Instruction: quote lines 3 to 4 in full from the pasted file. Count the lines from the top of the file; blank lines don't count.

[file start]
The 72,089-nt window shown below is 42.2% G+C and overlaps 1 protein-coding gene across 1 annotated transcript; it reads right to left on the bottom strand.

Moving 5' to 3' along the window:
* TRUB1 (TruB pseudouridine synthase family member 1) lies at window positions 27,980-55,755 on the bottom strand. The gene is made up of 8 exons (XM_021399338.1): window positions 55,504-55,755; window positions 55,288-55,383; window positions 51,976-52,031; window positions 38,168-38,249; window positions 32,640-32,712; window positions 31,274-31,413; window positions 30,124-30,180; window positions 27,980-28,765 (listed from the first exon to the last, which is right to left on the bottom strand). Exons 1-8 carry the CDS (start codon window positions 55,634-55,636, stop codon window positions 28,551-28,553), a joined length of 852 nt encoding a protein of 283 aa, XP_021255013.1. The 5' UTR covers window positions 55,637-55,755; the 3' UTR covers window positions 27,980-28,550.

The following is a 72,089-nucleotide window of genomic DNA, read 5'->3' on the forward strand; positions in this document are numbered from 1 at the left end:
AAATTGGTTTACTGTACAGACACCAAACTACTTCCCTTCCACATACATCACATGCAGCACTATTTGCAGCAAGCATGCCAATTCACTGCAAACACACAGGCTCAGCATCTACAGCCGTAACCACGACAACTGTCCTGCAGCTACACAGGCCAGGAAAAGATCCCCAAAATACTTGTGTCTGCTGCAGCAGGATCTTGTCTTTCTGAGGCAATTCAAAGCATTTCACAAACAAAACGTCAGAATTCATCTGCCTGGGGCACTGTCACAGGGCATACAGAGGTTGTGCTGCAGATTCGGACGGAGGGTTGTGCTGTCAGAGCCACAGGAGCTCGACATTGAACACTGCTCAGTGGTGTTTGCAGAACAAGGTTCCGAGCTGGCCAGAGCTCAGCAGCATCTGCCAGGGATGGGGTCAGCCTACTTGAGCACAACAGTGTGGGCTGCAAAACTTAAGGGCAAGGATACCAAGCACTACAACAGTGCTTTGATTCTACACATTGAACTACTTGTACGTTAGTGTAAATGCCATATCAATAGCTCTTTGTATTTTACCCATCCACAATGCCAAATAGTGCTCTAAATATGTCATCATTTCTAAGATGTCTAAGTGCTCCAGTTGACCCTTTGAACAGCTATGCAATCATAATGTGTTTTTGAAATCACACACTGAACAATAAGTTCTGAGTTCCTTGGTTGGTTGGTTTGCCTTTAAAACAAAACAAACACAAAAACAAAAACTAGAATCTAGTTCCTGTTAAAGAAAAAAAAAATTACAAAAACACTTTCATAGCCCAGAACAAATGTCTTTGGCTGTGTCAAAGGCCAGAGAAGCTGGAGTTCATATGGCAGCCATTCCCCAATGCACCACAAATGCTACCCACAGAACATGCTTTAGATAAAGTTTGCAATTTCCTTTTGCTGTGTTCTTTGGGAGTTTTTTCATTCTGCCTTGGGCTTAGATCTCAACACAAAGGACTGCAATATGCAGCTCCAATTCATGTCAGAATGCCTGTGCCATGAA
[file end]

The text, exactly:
* TRUB1 (TruB pseudouridine synthase family member 1) lies at window positions 27,980-55,755 on the bottom strand. The gene is made up of 8 exons (XM_021399338.1): window positions 55,504-55,755; window positions 55,288-55,383; window positions 51,976-52,031; window positions 38,168-38,249; window positions 32,640-32,712; window positions 31,274-31,413; window positions 30,124-30,180; window positions 27,980-28,765 (listed from the first exon to the last, which is right to left on the bottom strand). Exons 1-8 carry the CDS (start codon window positions 55,634-55,636, stop codon window positions 28,551-28,553), a joined length of 852 nt encoding a protein of 283 aa, XP_021255013.1. The 5' UTR covers window positions 55,637-55,755; the 3' UTR covers window positions 27,980-28,550.

The following is a 72,089-nucleotide window of genomic DNA, read 5'->3' on the forward strand; positions in this document are numbered from 1 at the left end: